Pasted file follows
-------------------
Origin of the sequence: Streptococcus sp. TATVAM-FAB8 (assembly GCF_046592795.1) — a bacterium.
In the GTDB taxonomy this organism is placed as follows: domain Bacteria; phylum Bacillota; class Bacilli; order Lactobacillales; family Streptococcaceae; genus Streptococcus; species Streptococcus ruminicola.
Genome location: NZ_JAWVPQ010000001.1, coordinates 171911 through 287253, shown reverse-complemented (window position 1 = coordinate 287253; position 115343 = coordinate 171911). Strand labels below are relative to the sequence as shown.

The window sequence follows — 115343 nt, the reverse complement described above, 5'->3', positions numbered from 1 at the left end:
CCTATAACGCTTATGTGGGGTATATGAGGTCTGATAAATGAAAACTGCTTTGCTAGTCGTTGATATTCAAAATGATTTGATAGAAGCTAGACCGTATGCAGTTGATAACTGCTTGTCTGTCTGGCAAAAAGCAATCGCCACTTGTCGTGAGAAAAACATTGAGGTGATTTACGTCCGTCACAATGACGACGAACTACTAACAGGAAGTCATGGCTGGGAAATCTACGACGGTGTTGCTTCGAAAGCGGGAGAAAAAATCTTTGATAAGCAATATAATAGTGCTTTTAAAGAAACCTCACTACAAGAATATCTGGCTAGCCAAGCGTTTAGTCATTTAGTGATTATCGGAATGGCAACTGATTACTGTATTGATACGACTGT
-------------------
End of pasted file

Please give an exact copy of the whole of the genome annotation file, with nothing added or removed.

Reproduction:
Origin of the sequence: Streptococcus sp. TATVAM-FAB8 (assembly GCF_046592795.1) — a bacterium.
In the GTDB taxonomy this organism is placed as follows: domain Bacteria; phylum Bacillota; class Bacilli; order Lactobacillales; family Streptococcaceae; genus Streptococcus; species Streptococcus ruminicola.
Genome location: NZ_JAWVPQ010000001.1, coordinates 171911 through 287253, shown reverse-complemented (window position 1 = coordinate 287253; position 115343 = coordinate 171911). Strand labels below are relative to the sequence as shown.

The window sequence follows — 115343 nt, the reverse complement described above, 5'->3', positions numbered from 1 at the left end:
CCTATAACGCTTATGTGGGGTATATGAGGTCTGATAAATGAAAACTGCTTTGCTAGTCGTTGATATTCAAAATGATTTGATAGAAGCTAGACCGTATGCAGTTGATAACTGCTTGTCTGTCTGGCAAAAAGCAATCGCCACTTGTCGTGAGAAAAACATTGAGGTGATTTACGTCCGTCACAATGACGACGAACTACTAACAGGAAGTCATGGCTGGGAAATCTACGACGGTGTTGCTTCGAAAGCGGGAGAAAAAATCTTTGATAAGCAATATAATAGTGCTTTTAAAGAAACCTCACTACAAGAATATCTGGCTAGCCAAGCGTTTAGTCATTTAGTGATTATCGGAATGGCAACTGATTACTGTATTGATACGACTGT